In the days of prepaid SIMs and multiple phones many people carry, counting the Average Revenue Per User (ARPU) based on SIM cards has pretty much become irrelevant. I am the best example that this approach doesn't work anymore. Let's make it simple and only take a look at how I use mobile networks in a single country, Germany:
- The 'currently used prepaid SIM card' in my primary phone which has good rates for telephony and small screen mobile Internet access. Network: T-Mobile, MVNO: Congstar.
- My 'I always stay the same' prepaid SIM who's phone number is known by all my friends and via
which they can reach me no matter in which country I am at the moment.
When I am in Germany, I forward all incoming calls to the currently used SIM card since the price for Internet access is too high. Network: T-Mobile, MVNO: Simplytel.
- My business SIM card, the only one that is postpaid. Network: T-Mobile
- The prepaid SIM card in my car. I have a block heater which is connected to a GSM module. In the morning and evening, I call the car to switch on the heater so my windows are de-frosted and the interior is warm by the time I arrive. Network: T-Mobile, MVNO: Simplytel.
- The prepaid SIM for notebook Internet access. I can activate 200 MB for 10 euros or 5 GB for 20 euros. Network: O2/Telefonica.
- Two prepaid SIMs for notebook Internet access in Germany (€4.95 a day) or when I travel abroad and no local offer is available (€14.95 a day). Network: Vodafone. I have two so I can lend one to guests or colleagues traveling abroad.
- One prepaid SIM to use in the mobile phone abroad for small screen web browsing and mobile e-mail in countries where I don't have a local SIM card. 19 cents for 100 kB is not exactly cheap but does the job well for mobile only use. Network: E-Plus, MVNO: Alditalk.
Altogether that's 8 SIMs and 3 mobile operators. Have fun calculating the ARPU! From a technical point of view all this is quite uneccessary, one sim card for the mobile phone, one sim card for the 3G USB notebook dongle, and one for the block heater in the car is all I would need.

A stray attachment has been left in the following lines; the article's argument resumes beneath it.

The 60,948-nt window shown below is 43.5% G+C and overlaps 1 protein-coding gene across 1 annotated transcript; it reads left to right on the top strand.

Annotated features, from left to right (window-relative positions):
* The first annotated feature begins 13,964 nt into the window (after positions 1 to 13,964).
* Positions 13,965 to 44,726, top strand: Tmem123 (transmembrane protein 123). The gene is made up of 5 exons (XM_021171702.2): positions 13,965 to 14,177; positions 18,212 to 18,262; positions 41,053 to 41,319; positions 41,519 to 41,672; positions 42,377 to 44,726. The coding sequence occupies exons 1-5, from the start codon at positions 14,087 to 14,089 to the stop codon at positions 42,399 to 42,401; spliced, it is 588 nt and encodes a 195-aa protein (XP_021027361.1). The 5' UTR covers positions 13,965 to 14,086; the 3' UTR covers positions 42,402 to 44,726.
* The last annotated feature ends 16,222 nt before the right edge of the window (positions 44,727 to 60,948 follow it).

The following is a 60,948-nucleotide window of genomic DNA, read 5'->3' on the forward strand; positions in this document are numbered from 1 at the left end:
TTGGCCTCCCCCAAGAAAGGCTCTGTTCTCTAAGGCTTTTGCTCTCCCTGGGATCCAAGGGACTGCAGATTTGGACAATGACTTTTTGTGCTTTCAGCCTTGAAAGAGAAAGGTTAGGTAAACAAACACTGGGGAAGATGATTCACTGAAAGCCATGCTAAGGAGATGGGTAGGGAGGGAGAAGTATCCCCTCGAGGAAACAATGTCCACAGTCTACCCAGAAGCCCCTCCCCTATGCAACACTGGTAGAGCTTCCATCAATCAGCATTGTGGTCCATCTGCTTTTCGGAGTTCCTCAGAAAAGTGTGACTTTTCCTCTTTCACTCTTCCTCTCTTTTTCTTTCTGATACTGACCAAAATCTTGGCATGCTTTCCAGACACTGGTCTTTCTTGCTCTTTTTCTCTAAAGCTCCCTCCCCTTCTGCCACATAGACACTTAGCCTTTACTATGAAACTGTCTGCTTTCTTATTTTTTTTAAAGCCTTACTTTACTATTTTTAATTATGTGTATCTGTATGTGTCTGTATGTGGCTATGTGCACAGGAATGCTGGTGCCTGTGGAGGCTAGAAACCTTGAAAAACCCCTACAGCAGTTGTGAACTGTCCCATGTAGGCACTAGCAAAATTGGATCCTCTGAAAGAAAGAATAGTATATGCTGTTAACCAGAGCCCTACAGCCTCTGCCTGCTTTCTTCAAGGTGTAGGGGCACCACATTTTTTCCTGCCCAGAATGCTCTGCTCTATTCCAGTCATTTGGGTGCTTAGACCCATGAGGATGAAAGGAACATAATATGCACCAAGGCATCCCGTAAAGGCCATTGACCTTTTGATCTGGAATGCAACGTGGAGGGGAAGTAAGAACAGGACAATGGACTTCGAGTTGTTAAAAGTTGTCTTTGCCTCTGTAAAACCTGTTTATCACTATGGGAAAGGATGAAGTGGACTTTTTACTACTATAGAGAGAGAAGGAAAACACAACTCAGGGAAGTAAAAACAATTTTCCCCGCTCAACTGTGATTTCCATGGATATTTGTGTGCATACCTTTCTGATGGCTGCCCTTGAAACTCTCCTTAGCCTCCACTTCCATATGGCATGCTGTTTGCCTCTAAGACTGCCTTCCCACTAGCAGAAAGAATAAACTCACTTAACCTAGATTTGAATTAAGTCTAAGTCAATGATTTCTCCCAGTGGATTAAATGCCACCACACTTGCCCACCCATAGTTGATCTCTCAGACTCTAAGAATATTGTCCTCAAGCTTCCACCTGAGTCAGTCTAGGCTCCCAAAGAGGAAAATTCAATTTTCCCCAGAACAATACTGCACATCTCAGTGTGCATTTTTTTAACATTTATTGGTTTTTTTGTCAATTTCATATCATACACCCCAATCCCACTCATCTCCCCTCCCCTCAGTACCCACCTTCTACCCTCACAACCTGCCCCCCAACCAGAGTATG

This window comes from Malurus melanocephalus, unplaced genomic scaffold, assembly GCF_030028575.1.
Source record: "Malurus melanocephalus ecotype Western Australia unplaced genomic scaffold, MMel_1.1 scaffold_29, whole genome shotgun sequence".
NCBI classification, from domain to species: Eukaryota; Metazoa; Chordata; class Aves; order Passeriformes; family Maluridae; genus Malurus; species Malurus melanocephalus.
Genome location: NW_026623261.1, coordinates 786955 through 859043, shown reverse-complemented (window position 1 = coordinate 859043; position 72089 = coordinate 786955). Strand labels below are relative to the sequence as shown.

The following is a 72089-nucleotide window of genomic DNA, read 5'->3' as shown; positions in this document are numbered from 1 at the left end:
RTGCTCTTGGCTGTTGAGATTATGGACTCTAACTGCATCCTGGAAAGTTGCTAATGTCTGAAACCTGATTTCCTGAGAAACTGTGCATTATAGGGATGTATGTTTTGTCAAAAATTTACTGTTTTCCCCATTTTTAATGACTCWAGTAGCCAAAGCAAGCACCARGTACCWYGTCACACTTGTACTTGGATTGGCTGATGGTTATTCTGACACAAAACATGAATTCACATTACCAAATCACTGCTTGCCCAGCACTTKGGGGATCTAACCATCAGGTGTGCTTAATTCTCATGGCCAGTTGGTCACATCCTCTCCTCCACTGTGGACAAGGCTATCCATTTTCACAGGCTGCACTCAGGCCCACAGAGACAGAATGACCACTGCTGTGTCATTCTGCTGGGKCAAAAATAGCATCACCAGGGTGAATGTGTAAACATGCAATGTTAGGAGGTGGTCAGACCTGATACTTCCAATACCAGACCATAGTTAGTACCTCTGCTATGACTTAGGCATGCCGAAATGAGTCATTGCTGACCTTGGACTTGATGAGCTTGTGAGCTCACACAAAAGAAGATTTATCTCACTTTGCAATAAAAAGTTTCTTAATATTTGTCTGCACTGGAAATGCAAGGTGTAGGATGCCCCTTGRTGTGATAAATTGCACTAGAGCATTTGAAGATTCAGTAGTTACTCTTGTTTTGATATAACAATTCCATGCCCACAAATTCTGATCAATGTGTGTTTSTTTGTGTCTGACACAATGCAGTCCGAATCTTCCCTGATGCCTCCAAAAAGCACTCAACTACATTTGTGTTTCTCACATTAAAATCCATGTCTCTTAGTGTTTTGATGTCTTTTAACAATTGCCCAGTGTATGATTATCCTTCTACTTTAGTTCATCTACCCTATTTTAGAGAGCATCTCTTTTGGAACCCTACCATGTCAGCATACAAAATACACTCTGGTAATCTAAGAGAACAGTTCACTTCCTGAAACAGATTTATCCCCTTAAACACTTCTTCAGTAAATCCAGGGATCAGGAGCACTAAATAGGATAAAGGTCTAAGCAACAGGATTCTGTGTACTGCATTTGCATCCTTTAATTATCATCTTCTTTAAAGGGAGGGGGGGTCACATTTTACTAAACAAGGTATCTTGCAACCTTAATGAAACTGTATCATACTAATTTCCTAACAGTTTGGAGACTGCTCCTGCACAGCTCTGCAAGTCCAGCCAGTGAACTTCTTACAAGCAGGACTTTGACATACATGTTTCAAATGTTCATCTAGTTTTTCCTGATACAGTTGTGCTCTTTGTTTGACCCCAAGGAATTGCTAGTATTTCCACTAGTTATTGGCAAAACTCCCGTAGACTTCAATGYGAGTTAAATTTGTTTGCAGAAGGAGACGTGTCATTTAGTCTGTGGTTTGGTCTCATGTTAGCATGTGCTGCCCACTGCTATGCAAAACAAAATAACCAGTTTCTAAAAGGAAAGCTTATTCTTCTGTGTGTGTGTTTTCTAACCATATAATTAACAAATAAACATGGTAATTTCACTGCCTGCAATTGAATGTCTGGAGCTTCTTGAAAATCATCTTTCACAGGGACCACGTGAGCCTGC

4 thoughts on “8 SIM Cards and 3 Operators”
Martin I am amazed at all of the SIM driven devices in Europe. A block heater?! I’m still waiting for vending machines that work on the network here in the US.
I’m astounded by this. How on Earth do you manage to keep track of what SIM card works in which country and whether it is still in credit? I used to switch SIMs but kept forgetting to forward numbers etc. I currently use a UK O2 SIM with ‘unlimited’ BlackBerry data roaming and and a ‘free’ incoming calls add-on in Europe. It’s not a solution for data on my netbook, but I try to find cheap WiFi where I can. Opera on the BB is OK for many websites plus GoogleMaps/Facebook etc are acceptable (thanks for the Opera tip by the way). Single SIM saves me hassle and friends and work can reach me where ever I am. I saw an Austrian (Orange) deal that looked good for voice calls, an call inclusive Europe-wide package – I hope we see more of those and that they include data too.
yes, SIM card management at times is not so simple but what can you do 🙂
You seem to be ideal candidate for new business idea, which may be related to something like myTelco concept …
All your SIMs somehow connected and controlled together.
More and more people start to use more than one SIM.
Anybody interested ?
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